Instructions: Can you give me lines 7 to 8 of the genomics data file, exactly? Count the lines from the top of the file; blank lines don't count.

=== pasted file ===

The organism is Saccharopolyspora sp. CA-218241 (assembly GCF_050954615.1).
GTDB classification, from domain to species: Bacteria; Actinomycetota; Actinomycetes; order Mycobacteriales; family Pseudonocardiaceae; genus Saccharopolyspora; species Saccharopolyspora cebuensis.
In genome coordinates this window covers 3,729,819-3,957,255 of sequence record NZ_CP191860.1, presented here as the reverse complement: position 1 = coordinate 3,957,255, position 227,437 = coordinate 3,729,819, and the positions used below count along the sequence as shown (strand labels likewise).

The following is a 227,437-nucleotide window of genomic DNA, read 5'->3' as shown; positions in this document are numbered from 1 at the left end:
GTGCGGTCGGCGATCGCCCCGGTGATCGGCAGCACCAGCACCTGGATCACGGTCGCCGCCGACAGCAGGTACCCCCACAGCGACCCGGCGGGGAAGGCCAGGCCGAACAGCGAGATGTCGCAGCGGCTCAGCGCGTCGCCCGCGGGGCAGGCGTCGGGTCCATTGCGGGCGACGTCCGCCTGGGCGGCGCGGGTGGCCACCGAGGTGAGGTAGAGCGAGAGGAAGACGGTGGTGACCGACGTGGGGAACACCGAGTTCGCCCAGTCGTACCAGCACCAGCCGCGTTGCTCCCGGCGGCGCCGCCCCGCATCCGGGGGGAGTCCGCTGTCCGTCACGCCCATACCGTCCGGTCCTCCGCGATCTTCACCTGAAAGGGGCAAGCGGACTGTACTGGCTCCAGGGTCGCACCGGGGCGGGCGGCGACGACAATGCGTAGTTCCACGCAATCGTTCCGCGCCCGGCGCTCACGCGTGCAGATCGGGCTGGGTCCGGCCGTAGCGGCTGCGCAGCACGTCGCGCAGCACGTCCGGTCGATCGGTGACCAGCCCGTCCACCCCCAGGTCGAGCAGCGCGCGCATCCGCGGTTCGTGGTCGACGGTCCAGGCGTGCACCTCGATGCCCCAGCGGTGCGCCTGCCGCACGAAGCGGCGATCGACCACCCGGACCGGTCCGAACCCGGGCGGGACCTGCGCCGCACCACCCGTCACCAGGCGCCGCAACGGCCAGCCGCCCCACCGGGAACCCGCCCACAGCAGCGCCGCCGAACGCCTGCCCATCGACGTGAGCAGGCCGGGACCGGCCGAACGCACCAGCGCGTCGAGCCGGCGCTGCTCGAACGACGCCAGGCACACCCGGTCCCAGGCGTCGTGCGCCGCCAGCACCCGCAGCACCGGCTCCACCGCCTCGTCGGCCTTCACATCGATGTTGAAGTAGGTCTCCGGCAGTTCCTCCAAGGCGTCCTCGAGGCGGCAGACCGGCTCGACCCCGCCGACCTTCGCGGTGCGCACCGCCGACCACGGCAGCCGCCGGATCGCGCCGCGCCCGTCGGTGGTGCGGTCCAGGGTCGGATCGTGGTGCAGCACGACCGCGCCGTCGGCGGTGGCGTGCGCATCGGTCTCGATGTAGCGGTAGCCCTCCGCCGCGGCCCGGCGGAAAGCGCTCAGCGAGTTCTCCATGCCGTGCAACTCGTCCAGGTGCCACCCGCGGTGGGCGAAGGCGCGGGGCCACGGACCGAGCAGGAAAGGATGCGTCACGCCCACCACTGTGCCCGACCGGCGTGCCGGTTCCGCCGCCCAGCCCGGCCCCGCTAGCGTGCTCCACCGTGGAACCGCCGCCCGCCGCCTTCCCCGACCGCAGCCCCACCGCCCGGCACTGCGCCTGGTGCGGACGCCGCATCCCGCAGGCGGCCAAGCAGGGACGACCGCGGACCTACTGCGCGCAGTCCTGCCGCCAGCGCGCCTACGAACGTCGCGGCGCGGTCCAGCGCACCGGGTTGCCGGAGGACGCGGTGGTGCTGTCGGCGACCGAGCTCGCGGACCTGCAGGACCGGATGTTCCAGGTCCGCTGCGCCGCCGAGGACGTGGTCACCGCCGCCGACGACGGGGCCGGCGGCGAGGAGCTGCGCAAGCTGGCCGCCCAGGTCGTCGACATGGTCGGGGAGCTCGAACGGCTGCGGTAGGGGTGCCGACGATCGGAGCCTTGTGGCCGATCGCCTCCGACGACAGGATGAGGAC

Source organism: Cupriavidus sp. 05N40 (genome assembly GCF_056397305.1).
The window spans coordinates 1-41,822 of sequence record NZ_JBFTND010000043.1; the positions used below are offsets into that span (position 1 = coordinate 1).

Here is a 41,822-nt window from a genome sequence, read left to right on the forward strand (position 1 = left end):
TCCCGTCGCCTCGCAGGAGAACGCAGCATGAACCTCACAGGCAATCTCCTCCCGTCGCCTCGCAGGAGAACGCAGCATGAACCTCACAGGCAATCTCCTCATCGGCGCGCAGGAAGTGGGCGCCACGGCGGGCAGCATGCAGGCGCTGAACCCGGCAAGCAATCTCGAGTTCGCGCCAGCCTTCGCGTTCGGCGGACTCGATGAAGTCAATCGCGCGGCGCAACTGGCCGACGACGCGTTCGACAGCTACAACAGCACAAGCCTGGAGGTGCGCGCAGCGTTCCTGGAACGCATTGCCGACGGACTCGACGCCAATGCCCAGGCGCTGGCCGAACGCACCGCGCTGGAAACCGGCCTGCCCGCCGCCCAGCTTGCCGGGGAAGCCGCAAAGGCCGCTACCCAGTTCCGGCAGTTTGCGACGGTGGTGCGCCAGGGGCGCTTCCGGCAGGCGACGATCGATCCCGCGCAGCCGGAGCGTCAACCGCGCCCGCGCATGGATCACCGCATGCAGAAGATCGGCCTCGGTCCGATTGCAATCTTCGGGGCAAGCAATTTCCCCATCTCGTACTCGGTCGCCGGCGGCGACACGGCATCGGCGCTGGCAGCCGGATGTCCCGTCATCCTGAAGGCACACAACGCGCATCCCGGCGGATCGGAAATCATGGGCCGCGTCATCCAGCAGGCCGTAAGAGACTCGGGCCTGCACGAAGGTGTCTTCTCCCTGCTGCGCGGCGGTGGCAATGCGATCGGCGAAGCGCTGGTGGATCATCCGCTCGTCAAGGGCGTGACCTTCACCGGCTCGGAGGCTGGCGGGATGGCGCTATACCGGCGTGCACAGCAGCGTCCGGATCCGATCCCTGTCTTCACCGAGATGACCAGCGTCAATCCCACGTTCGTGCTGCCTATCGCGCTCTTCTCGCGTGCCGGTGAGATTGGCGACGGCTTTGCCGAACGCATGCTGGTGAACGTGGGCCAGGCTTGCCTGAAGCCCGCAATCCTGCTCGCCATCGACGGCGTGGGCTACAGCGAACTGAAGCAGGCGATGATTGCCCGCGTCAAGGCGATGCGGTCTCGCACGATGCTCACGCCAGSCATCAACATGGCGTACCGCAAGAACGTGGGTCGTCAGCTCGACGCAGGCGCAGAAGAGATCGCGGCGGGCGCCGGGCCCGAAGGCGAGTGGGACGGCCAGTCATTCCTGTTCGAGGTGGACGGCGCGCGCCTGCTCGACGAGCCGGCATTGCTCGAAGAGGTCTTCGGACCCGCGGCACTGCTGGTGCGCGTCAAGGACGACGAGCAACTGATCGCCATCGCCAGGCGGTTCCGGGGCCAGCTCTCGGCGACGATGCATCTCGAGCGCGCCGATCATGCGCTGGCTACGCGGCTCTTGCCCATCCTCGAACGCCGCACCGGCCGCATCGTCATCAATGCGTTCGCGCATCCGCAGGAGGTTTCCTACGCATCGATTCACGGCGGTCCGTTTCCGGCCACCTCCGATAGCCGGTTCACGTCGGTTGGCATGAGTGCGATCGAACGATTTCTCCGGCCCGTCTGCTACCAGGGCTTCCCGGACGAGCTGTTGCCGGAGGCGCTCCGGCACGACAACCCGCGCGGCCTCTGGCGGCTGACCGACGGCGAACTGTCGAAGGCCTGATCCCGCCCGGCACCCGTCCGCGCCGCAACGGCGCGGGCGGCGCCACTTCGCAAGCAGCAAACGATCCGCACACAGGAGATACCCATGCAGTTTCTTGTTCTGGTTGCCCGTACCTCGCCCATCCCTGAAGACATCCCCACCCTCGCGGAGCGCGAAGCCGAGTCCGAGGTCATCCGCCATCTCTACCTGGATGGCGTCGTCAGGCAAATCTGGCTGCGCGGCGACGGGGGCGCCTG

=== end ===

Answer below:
The window spans coordinates 1-41,822 of sequence record NZ_JBFTND010000043.1; the positions used below are offsets into that span (position 1 = coordinate 1).

Here is a 41,822-nt window from a genome sequence, read left to right on the forward strand (position 1 = left end):